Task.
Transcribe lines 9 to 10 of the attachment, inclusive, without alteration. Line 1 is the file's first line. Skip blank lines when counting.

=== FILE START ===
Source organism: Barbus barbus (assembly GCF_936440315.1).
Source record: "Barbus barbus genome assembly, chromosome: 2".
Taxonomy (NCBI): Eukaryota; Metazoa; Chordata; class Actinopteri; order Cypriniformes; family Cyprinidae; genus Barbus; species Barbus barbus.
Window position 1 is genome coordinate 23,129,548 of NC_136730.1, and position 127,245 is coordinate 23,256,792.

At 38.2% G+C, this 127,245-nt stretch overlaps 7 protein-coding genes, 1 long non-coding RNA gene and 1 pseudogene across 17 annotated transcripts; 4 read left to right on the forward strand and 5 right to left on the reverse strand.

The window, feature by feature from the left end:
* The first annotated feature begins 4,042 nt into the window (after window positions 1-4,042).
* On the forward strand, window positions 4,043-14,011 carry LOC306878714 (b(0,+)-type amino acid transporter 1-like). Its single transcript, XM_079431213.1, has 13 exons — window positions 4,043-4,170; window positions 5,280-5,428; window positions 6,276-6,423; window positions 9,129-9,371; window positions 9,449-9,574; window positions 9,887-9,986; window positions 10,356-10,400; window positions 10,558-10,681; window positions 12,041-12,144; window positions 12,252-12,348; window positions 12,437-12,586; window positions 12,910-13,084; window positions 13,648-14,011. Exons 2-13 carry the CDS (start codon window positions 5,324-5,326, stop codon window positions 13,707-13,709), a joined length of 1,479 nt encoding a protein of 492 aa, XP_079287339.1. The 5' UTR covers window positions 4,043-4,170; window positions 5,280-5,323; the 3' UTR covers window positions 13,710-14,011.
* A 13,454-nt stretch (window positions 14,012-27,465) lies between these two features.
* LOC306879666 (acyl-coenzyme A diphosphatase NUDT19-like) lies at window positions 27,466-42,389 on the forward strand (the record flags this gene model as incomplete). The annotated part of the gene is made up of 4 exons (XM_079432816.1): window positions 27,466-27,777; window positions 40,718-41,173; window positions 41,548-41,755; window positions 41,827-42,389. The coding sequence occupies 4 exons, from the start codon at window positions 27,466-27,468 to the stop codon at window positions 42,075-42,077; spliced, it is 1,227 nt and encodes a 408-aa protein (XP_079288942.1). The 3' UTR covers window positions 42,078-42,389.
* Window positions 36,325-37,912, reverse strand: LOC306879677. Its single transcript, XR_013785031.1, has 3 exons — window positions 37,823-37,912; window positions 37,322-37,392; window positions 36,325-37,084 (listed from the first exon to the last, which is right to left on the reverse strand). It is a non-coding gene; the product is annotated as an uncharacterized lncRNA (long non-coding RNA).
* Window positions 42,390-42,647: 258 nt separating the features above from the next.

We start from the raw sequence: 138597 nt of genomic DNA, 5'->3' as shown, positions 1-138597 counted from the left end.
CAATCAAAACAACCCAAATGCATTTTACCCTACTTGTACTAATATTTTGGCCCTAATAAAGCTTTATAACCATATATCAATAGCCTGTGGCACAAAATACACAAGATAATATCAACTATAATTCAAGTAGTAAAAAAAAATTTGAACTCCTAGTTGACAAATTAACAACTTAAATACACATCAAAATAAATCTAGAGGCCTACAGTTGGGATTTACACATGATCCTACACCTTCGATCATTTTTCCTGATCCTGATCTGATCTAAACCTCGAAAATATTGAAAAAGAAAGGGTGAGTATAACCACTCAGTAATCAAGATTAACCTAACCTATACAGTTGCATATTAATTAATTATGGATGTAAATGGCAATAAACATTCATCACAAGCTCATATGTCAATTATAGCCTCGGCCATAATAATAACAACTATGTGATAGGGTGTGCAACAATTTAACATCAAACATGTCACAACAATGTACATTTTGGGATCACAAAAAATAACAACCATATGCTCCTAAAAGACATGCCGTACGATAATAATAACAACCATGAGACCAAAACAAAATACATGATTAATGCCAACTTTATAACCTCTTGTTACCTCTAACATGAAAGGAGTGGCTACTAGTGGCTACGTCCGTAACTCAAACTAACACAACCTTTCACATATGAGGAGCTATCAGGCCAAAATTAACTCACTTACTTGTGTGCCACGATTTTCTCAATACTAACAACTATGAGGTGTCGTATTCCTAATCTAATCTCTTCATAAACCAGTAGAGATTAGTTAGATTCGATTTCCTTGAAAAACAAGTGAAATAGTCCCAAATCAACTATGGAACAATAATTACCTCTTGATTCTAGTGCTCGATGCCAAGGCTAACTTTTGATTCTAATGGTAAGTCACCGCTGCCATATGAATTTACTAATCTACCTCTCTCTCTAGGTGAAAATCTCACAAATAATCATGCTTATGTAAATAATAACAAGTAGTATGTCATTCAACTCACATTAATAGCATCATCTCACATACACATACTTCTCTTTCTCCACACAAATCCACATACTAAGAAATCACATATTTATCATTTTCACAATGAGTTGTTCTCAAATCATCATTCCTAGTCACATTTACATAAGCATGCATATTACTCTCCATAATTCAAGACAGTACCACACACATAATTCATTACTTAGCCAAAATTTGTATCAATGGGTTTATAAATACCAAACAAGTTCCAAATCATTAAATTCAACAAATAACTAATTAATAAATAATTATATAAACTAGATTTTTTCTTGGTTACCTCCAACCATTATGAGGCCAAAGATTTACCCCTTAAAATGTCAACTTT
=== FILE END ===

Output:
* A 13,454-nt stretch (window positions 14,012-27,465) lies between these two features.
* LOC306879666 (acyl-coenzyme A diphosphatase NUDT19-like) lies at window positions 27,466-42,389 on the forward strand (the record flags this gene model as incomplete). The annotated part of the gene is made up of 4 exons (XM_079432816.1): window positions 27,466-27,777; window positions 40,718-41,173; window positions 41,548-41,755; window positions 41,827-42,389. The coding sequence occupies 4 exons, from the start codon at window positions 27,466-27,468 to the stop codon at window positions 42,075-42,077; spliced, it is 1,227 nt and encodes a 408-aa protein (XP_079288942.1). The 3' UTR covers window positions 42,078-42,389.